Big Pine Key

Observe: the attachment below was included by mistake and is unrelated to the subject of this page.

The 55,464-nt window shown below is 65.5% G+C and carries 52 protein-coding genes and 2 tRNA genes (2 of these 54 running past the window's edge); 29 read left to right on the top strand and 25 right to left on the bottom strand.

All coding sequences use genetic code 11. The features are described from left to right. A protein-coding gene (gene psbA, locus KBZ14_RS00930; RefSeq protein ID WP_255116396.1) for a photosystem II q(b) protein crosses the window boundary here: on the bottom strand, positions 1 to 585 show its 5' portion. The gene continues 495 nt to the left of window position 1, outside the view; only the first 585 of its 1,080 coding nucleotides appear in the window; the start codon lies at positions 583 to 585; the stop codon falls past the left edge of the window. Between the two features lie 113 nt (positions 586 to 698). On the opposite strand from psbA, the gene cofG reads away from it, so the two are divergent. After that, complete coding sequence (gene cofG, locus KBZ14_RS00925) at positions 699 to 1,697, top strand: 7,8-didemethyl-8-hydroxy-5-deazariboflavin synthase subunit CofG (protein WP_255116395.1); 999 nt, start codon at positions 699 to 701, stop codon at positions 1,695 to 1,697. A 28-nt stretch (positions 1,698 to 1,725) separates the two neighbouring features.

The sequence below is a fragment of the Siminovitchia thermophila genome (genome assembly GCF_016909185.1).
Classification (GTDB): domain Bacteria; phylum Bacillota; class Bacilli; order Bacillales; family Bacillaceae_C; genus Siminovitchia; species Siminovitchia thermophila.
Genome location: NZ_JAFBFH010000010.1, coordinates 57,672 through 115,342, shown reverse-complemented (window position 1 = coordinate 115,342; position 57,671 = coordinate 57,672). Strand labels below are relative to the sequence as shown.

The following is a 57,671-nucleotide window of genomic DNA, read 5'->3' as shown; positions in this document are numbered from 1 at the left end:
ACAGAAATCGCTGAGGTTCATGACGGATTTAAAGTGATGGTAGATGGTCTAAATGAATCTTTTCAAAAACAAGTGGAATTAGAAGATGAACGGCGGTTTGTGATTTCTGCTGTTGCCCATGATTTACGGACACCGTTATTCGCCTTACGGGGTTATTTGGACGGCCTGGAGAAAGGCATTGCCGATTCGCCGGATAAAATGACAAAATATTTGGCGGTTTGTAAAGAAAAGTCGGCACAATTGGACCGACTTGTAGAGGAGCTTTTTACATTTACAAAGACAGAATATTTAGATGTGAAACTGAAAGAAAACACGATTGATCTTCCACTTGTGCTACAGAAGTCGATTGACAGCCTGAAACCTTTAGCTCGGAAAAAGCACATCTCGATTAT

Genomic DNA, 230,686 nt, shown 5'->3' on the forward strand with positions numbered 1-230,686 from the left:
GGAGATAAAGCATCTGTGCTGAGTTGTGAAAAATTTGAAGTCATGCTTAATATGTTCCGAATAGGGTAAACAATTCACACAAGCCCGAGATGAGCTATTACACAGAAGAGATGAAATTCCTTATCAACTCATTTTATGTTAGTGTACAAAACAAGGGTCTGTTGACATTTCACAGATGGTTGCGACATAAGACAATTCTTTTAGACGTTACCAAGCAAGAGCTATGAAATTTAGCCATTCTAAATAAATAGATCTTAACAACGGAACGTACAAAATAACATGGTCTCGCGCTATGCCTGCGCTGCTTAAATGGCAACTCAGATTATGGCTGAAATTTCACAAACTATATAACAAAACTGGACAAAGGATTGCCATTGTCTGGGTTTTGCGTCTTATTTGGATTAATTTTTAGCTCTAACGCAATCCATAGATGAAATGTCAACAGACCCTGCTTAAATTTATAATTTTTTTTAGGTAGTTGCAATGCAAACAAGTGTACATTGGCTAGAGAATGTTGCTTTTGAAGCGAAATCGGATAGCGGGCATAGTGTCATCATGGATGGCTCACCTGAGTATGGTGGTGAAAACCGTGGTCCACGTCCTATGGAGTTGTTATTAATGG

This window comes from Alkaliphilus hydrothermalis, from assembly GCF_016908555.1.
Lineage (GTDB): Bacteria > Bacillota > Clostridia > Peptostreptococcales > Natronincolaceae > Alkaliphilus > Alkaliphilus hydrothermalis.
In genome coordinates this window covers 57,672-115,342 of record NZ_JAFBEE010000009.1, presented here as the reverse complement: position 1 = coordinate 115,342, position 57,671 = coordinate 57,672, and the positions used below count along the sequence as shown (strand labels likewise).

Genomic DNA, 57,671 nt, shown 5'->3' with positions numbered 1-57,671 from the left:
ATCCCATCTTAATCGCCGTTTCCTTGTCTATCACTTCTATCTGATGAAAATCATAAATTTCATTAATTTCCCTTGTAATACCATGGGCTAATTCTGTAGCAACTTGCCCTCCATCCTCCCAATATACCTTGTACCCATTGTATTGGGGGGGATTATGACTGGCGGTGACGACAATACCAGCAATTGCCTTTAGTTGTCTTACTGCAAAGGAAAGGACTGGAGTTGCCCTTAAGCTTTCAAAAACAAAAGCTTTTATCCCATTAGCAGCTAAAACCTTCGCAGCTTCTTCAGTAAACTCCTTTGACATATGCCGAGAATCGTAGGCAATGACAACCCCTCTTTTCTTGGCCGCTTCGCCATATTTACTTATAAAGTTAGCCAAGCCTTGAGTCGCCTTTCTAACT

The Lower Keys have a more laid-back feel than the northerly islands, with fewer restaurants and tourist attractions. Signs warn you to slow down and watch out for Key Deer, an endangered species. In Big Pine Key, you can see the small deer with white tails at the National Key Deer Refuge — www.fws.gov/nationalkeydeer/. You can’t feed them but you can watch them feed; you can also bike or jog here. To see the elusive lower Keys marsh rabbit, go in early morning and stay quiet by the tall grass. You can also tour the Bat Tower in Sugarloaf Key — www.keyshistory.org/SL-Sugarloaf-Key.html — at Mile Marker 17. Just don’t expect to see bats. The 1929 structure was built to lure bats as a way to combat mosquitoes. Bats stayed away, but the tower stands.